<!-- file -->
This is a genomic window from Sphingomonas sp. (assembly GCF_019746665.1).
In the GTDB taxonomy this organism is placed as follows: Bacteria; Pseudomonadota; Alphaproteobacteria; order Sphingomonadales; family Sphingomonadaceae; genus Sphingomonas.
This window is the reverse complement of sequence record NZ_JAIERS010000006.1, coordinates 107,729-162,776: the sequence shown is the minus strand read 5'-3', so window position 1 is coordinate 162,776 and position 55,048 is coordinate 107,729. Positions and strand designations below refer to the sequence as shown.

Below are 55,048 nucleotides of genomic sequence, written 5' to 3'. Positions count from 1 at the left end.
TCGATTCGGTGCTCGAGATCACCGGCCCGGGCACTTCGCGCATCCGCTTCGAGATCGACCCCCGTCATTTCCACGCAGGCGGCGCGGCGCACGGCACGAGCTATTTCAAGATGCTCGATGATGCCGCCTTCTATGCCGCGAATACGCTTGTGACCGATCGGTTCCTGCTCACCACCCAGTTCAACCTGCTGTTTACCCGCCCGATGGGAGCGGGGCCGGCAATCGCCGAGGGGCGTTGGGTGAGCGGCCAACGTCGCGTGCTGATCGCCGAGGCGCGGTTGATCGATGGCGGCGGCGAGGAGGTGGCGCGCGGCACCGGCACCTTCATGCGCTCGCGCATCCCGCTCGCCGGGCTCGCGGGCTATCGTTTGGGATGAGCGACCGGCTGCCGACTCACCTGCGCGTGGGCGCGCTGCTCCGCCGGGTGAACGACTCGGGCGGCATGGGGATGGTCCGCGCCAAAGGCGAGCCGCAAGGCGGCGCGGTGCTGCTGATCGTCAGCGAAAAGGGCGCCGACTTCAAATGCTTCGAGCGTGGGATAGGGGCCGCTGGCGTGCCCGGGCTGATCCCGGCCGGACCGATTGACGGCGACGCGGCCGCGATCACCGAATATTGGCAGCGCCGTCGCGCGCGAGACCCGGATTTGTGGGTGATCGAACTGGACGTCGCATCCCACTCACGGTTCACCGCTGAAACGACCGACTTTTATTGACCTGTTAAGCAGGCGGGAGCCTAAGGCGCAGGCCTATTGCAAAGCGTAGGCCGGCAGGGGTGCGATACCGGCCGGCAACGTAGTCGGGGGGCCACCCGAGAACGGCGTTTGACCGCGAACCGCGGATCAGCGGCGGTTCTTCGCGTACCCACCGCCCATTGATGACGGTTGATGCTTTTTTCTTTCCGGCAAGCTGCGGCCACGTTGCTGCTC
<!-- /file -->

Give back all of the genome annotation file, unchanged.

This is a genomic window from Sphingomonas sp. (assembly GCF_019746665.1).
In the GTDB taxonomy this organism is placed as follows: Bacteria; Pseudomonadota; Alphaproteobacteria; order Sphingomonadales; family Sphingomonadaceae; genus Sphingomonas.
This window is the reverse complement of sequence record NZ_JAIERS010000006.1, coordinates 107,729-162,776: the sequence shown is the minus strand read 5'-3', so window position 1 is coordinate 162,776 and position 55,048 is coordinate 107,729. Positions and strand designations below refer to the sequence as shown.

Below are 55,048 nucleotides of genomic sequence, written 5' to 3'. Positions count from 1 at the left end.
TCGATTCGGTGCTCGAGATCACCGGCCCGGGCACTTCGCGCATCCGCTTCGAGATCGACCCCCGTCATTTCCACGCAGGCGGCGCGGCGCACGGCACGAGCTATTTCAAGATGCTCGATGATGCCGCCTTCTATGCCGCGAATACGCTTGTGACCGATCGGTTCCTGCTCACCACCCAGTTCAACCTGCTGTTTACCCGCCCGATGGGAGCGGGGCCGGCAATCGCCGAGGGGCGTTGGGTGAGCGGCCAACGTCGCGTGCTGATCGCCGAGGCGCGGTTGATCGATGGCGGCGGCGAGGAGGTGGCGCGCGGCACCGGCACCTTCATGCGCTCGCGCATCCCGCTCGCCGGGCTCGCGGGCTATCGTTTGGGATGAGCGACCGGCTGCCGACTCACCTGCGCGTGGGCGCGCTGCTCCGCCGGGTGAACGACTCGGGCGGCATGGGGATGGTCCGCGCCAAAGGCGAGCCGCAAGGCGGCGCGGTGCTGCTGATCGTCAGCGAAAAGGGCGCCGACTTCAAATGCTTCGAGCGTGGGATAGGGGCCGCTGGCGTGCCCGGGCTGATCCCGGCCGGACCGATTGACGGCGACGCGGCCGCGATCACCGAATATTGGCAGCGCCGTCGCGCGCGAGACCCGGATTTGTGGGTGATCGAACTGGACGTCGCATCCCACTCACGGTTCACCGCTGAAACGACCGACTTTTATTGACCTGTTAAGCAGGCGGGAGCCTAAGGCGCAGGCCTATTGCAAAGCGTAGGCCGGCAGGGGTGCGATACCGGCCGGCAACGTAGTCGGGGGGCCACCCGAGAACGGCGTTTGACCGCGAACCGCGGATCAGCGGCGGTTCTTCGCGTACCCACCGCCCATTGATGACGGTTGATGCTTTTTTCTTTCCGGCAAGCTGCGGCCACGTTGCTGCTC